@DWin: I'm not sure I entirely follow you. One can legitimately use other types of SS without letting the 'machine do the driving' (at least as I understand that phrase). I might be a bit rusty here, but if memory serves, other types can be relevant when not using partial regression. For example, Type III SS doesn't partial the main effects out of the interaction. The distinction between the types matters there precisely because Type III doesn't partial whereas Type I does. The problem as stated included only a single contrast and therefore the distinction between types of SS was/is moot. –  rpierce May 11 at 18:37
My understanding was that the rationale given by SAS for choosing type III SSS (and this seems to be why people thinks that type-III is preferred) is that it better supports the backward and forward selection process. –  DWin May 11 at 19:18

5 Answers 5

up vote 14 down vote accepted

Type III sum of squares for ANOVA are readily available through the Anova() function from the car package.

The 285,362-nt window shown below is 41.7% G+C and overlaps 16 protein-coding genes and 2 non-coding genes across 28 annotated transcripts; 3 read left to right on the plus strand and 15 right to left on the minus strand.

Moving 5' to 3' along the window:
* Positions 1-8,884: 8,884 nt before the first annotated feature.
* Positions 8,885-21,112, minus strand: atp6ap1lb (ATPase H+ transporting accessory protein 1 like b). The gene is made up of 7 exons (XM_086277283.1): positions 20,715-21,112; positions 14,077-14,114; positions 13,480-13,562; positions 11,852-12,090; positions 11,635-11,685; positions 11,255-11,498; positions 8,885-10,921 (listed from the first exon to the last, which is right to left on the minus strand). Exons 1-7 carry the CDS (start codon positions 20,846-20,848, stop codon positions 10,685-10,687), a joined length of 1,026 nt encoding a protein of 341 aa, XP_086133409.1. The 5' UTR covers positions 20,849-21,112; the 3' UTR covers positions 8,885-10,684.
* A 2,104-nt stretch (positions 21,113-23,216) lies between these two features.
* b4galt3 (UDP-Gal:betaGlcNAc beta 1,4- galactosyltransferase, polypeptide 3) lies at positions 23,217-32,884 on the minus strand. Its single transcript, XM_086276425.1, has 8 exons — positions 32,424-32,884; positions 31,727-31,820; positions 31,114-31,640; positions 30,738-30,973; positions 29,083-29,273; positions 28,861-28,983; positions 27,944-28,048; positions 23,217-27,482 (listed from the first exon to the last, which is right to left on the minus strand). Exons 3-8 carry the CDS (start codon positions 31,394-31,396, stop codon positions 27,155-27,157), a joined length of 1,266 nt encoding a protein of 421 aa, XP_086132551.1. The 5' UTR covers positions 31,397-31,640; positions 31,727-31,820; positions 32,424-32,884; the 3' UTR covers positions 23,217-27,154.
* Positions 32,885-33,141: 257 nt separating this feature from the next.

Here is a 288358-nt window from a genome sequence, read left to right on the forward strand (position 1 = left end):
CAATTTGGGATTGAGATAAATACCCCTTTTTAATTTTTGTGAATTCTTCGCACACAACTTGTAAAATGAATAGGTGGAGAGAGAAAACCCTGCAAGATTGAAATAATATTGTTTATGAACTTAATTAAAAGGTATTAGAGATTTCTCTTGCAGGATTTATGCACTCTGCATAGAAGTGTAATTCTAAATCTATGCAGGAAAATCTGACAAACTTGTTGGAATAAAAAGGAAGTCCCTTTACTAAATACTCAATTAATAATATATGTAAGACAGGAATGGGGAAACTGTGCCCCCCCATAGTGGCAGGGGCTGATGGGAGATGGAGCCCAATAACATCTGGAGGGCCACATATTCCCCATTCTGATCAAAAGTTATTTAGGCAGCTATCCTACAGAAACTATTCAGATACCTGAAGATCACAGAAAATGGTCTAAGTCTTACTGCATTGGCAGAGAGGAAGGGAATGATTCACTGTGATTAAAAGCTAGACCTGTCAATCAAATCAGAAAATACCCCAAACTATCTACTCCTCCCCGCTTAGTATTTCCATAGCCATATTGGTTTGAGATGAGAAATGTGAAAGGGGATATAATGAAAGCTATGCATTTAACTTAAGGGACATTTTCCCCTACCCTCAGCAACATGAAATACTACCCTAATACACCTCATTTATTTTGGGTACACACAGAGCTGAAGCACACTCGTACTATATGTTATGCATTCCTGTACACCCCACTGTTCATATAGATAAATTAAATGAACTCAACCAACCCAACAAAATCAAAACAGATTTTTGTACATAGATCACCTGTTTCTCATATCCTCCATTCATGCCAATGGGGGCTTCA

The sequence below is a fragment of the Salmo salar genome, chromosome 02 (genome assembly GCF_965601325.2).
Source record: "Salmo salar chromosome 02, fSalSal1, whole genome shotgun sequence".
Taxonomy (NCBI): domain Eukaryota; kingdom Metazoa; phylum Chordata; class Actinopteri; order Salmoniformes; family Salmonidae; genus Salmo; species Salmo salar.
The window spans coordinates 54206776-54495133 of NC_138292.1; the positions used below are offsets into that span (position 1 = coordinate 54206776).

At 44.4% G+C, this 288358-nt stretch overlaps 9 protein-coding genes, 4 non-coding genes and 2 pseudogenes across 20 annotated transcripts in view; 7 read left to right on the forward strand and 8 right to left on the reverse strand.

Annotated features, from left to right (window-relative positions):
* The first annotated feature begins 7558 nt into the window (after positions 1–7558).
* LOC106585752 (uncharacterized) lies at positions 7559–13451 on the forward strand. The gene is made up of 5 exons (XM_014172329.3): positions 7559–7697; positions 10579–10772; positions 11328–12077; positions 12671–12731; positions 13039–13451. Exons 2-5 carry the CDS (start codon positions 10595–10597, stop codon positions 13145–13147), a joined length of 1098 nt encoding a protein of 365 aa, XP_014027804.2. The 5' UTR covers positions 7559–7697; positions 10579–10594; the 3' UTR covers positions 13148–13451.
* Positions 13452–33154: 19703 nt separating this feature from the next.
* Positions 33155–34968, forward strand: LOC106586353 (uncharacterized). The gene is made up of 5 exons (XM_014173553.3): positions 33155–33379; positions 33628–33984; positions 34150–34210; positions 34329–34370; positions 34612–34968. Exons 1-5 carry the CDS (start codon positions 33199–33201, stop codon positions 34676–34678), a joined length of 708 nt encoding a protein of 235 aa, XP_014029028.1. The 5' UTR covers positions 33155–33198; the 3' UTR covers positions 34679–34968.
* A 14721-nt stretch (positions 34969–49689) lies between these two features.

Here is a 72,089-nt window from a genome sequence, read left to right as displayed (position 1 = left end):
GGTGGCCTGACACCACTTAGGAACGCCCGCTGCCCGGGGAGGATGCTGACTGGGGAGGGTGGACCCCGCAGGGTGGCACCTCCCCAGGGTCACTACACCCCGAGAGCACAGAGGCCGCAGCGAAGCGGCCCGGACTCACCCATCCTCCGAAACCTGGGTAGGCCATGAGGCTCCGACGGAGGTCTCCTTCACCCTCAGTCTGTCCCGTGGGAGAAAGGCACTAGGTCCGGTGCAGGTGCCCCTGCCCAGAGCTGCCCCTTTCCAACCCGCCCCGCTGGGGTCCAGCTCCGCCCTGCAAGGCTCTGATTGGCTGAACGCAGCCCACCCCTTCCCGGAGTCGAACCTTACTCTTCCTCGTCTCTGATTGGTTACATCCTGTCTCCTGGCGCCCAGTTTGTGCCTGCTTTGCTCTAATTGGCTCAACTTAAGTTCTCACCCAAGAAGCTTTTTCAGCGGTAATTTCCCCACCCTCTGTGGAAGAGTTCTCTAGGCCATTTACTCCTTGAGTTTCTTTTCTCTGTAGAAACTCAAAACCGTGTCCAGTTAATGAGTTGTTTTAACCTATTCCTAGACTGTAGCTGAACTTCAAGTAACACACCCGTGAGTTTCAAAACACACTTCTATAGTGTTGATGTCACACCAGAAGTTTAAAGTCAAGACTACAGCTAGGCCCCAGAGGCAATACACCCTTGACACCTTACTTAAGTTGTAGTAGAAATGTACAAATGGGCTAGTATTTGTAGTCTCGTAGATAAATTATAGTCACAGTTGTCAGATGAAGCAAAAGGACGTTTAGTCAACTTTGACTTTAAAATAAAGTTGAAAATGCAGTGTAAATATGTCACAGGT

Contrast coding can be done in several ways, using C(), the contr.* family (as indicated by @nico), or directly the contrasts() function/argument. This is detailed in §6.2 (pp. 144-151) of Modern Applied Statistics with S (Springer, 2002, 4th ed.). Note that aov() is just a wrapper function for the lm() function. It is interesting when one wants to control the error term of the model (like in a within-subject design), but otherwise they both yield the same results (and whatever the way you fit your model, you still can output ANOVA or LM-like summaries with summary.aov or summary.lm).

I don't have SPSS to compare the two outputs, but something like

> library(car)
> sample.data <- data.frame(IV=factor(rep(1:4,each=20)),
> Anova(lm1 <- lm(DV ~ IV, data=sample.data, 
                  contrasts=list(IV=contr.poly)), type="III")
Anova Table (Type III tests)

Response: DV
            Sum Sq Df F value    Pr(>F)    
(Intercept)  18.08  1  21.815  1.27e-05 ***
IV          567.05  3 228.046 < 2.2e-16 ***